11 March 2007

Standardized Testing and Educational Goals

Ask a community what goals are important. What is it that matters most in life? You'd likely get answers like
  1. self-esteem,
  2. healthy relationships,
  3. ability to hold a job,
  4. having a sense of spiritual well-being and optimism,
  5. feeling healthy,
  6. contributing to others,
  7. volunteering,
  8. community service,
  9. politics,
  10. mentoring,
  11. finding flow in work or hobbies,
  12. making friends,
  13. finding a life partner,
  14. starting a business
  15. investing money
  16. raising happy children who become responsible adults,
  17. etc.
  18. etc.

You'd likely have some argument about the relative importance of these and invariably there would be some goals that some people would denigrate as unimportant and others that some people would insist are all that matters. But within communities represented by most school districts, you'd likely find great consistency in the top ten items.

So my question is this: what do standardized tests have to do with any of these goals? How does concentrating on raising test scores in any way raise the probability that people will be more likely to have success with attaining the items on the above list (or any list like it)? And why would we make kids spend 13+ years in school preparing for life without preparing them to successfully attain the items listed above?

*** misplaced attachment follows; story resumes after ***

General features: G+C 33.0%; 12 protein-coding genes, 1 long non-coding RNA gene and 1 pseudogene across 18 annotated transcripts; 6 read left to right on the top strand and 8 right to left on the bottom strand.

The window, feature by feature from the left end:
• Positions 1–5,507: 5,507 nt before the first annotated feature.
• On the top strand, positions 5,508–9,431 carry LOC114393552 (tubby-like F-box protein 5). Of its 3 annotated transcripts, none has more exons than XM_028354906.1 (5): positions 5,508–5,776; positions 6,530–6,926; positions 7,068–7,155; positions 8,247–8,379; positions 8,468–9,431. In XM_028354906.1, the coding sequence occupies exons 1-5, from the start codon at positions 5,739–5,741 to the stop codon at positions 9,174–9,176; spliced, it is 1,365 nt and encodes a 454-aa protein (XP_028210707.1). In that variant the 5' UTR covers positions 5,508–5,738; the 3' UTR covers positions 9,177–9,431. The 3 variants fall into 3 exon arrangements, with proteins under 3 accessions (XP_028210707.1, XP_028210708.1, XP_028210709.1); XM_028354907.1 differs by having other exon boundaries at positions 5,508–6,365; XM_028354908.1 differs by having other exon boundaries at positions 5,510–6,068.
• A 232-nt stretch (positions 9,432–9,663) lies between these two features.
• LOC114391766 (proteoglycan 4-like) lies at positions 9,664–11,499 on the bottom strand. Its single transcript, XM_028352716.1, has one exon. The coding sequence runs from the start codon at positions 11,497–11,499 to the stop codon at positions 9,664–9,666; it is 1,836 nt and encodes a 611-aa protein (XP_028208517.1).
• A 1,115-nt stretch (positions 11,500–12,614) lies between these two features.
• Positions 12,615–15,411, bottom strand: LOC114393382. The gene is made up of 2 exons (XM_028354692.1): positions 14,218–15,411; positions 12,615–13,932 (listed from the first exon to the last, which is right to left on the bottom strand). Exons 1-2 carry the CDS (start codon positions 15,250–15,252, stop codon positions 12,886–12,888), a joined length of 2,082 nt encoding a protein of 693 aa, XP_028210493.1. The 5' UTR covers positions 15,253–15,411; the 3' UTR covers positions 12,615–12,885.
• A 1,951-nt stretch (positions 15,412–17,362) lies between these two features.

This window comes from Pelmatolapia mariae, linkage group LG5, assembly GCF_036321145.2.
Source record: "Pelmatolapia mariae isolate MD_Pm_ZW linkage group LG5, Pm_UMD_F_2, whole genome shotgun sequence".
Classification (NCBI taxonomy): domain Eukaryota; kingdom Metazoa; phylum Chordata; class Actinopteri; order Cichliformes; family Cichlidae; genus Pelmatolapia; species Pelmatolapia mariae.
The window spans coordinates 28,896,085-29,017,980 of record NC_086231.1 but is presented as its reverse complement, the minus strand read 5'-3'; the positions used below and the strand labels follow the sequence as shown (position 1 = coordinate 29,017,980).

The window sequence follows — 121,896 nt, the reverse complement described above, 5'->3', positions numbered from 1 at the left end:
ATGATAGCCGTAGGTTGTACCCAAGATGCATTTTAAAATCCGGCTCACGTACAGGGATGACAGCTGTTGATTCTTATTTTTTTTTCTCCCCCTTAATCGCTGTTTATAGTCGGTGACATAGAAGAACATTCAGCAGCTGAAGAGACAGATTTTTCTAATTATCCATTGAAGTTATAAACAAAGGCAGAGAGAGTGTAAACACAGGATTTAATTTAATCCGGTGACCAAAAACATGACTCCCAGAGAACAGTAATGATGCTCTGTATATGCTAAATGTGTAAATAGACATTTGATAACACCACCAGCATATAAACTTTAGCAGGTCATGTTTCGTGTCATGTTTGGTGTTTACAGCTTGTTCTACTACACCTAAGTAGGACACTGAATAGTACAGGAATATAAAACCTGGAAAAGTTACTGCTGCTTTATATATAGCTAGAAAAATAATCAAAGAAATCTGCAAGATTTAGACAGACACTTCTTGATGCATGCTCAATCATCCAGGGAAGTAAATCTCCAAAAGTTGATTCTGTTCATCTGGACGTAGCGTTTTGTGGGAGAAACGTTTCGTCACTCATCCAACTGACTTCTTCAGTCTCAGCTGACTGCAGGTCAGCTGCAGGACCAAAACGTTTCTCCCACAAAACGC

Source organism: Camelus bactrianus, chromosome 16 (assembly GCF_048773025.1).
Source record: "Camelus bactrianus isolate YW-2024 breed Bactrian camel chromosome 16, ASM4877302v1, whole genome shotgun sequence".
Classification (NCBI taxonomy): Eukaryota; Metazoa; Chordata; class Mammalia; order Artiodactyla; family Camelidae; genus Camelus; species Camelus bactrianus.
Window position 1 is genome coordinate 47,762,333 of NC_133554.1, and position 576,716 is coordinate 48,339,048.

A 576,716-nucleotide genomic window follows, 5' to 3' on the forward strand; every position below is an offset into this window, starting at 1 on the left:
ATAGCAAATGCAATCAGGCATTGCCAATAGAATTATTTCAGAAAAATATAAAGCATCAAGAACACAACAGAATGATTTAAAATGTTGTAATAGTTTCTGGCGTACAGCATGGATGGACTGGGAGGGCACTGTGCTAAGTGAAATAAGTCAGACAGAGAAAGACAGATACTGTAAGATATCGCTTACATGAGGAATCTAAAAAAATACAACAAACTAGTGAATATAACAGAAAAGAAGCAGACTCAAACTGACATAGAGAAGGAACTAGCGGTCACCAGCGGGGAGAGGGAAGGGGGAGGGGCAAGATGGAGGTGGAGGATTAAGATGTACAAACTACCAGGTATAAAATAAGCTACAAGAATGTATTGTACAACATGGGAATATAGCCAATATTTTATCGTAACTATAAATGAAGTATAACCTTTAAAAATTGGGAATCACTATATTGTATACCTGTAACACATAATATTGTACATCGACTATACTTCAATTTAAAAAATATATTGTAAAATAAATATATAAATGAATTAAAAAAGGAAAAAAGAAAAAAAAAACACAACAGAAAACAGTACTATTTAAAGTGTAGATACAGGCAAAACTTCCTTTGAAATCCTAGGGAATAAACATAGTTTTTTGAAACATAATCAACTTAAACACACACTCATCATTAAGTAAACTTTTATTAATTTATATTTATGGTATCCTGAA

It simply baffles me that our school systems aren't focused more directly on helping people with what matters in life. It it baffles me even more that standardized tests have become a proxy for those things.

Never in history has there been greater diversity in how people make a living or live their lives. Never in history has there been a greater emphasis on standardized testing as a measure of learning. How did this happen?


Anonymous said...

Because I grew up watching cartoons every Saturday morning, the first thing I thought of was this.

The problem is that people want "accountability," but they don't want to put forth any effort themselves. They'll look at standardized test scores, but can't be bothered to attend PTA meetings. The same people loudly clamoring for "vouchers" have never voted in a school board election in their lives. They'll tearfully proclaim that "children are our future," then turn on the TV and walk away.

(Pretty cynical comment, considering I started with a cartoon.)

Ron Davison said...

Cynical? Maybe just honest.
My wife teaches and it amazes me the extent to which administrators expect teachers to compensate for bad parenting.